Poor people likely to lose out if the challenges facing the welfare state are not addressed comprehensively. The Welfare State in the years ahead may support only middle-class and better off people.
Poor people and others who are vulnerable are likely to lose out ifthe challenges facing the welfare state are not addressed comprehensively.”
This was the claim made by Fr Seán Healy, S.M.A. and Sr Brigid Reynolds, S.M., Directors of Social Justice Ireland in a paper presented to a conference on The Future of the Welfare State today (Tuesday Sept. 21, 2010). These concerns were mirrored in other papers presented to this conference.
- Professor Tony Fahey, Professor of Social Policy at UCD, argued that while the welfare state would continue in the future it could well be regressive rather than progressive. For example “’tax breaks for a social purpose’ are of benefit only to those earning taxable income and usually the more taxable income they earn, the greater the benefit they can derive from these measures.” Professor Fahey went on to point out that those who benefit from public support for “private health care, private pensions and owner-occupied housing, typically strive to maintain public subsidisation of those services through the tax system and resist attempts to reform such subsidies in a more progressive direction.” Professor Fahey went on to argue that “the appeal of market solutions has been dented by the financial crisis and consequently the ground for a stronger public role in welfare distribution is more fertile than it has been for many decades.”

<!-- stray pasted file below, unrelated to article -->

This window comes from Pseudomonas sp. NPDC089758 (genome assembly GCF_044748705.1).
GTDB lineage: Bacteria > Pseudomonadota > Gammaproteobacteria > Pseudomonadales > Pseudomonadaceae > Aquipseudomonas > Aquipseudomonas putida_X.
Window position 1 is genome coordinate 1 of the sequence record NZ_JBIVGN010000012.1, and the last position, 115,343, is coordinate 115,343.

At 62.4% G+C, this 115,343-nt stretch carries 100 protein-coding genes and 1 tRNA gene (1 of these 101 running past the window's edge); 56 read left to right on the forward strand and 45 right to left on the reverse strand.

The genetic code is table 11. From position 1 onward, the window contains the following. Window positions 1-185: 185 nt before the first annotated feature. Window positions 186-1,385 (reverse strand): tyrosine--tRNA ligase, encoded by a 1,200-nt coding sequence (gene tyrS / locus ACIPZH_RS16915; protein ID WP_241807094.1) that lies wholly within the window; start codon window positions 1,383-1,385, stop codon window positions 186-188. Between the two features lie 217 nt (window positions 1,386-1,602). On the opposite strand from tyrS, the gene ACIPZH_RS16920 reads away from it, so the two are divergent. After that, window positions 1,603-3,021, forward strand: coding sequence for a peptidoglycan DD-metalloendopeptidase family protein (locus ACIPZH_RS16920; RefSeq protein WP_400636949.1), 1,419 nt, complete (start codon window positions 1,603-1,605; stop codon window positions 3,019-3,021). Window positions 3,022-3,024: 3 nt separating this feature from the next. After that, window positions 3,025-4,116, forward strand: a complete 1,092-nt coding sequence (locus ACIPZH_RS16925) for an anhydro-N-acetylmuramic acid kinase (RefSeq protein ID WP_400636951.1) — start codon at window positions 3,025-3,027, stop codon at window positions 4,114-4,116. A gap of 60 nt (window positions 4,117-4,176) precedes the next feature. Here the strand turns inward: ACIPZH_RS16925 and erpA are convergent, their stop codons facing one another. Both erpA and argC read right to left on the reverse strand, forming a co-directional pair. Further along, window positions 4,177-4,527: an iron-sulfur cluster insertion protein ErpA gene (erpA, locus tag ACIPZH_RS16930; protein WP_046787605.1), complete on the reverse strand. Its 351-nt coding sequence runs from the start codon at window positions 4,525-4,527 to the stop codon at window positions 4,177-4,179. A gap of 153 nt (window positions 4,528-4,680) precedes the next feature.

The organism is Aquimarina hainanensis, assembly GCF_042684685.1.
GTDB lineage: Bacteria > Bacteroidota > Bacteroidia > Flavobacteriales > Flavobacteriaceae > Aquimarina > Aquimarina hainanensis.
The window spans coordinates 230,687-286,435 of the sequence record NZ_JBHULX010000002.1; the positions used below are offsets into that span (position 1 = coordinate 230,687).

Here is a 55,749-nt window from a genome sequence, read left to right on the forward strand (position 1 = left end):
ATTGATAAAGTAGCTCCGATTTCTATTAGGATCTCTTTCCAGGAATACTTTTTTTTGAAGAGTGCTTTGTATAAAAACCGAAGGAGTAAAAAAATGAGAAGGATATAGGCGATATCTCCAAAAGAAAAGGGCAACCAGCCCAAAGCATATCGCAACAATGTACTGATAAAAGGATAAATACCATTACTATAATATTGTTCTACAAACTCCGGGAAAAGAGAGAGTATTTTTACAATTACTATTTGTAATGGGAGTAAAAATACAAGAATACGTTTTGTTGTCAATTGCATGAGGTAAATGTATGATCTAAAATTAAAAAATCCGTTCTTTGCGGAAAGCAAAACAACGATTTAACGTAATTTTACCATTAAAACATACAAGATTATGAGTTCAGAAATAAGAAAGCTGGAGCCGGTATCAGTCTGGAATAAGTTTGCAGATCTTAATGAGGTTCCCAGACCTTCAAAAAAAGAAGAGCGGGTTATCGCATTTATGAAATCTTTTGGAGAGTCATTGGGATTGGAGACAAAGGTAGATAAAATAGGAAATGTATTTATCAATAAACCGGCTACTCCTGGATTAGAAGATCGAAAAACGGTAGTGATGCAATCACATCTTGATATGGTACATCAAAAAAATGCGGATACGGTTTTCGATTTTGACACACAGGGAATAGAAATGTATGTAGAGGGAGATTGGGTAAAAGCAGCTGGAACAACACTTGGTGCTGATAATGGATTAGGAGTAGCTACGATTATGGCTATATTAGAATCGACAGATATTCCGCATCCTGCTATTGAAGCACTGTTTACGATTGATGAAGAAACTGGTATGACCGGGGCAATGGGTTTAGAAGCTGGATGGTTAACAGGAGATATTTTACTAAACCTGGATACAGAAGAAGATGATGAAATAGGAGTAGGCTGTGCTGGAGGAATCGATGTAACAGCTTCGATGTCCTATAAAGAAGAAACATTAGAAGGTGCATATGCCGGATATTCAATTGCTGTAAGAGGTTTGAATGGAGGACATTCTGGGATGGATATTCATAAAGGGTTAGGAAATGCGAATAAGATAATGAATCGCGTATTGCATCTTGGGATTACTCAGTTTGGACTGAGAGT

- Dr Willem Adema, Senior economist in the OECD Social Policy Division, analysed the impact of adding private expenditure, in areas such as education, health, pensions, unemployment and social housing to public expenditure in these areas. He found that countries such as the UK and the USA closed the gap on countries with a high public expenditure such as Sweden and Denmark, France and Germany. All of these spent more than the OECD average on the welfare state once private and public expenditure is included. Ireland, however, if far below the OECD average no matter how it is counted. Dr Adema also found that public expenditure is effective in reducing poverty and inequality, while private social expenditure has the opposite effect.
- The market economy does not want healthcare, education, social housing or social welfare to make too many demands on it.
- Middle classes may be reluctant to support redistribution even though they themselves benefit hugely from the welfare state.
- The fact that people are living longer is putting pressure on funding the welfare state.
- An increased percentage of GDP must be spent on these services
- Alternatives to raising taxes must be found to ensure the welfare state is developed in a way that is appropriate for the 21st century.
- Disincentives to employment must be removed.
- Responsibility for delivering ‘well-being for all’, which should be the focus of the welfare state in the 21st century, must be shared by individuals, institutions, society at large and governments.
- The economy must be seen as serving people not the other way around.
- Poor and/or vulnerable people suffered most in the current crisis. They had least responsibility for what happened. They must not be the ones to suffer most in the period ahead.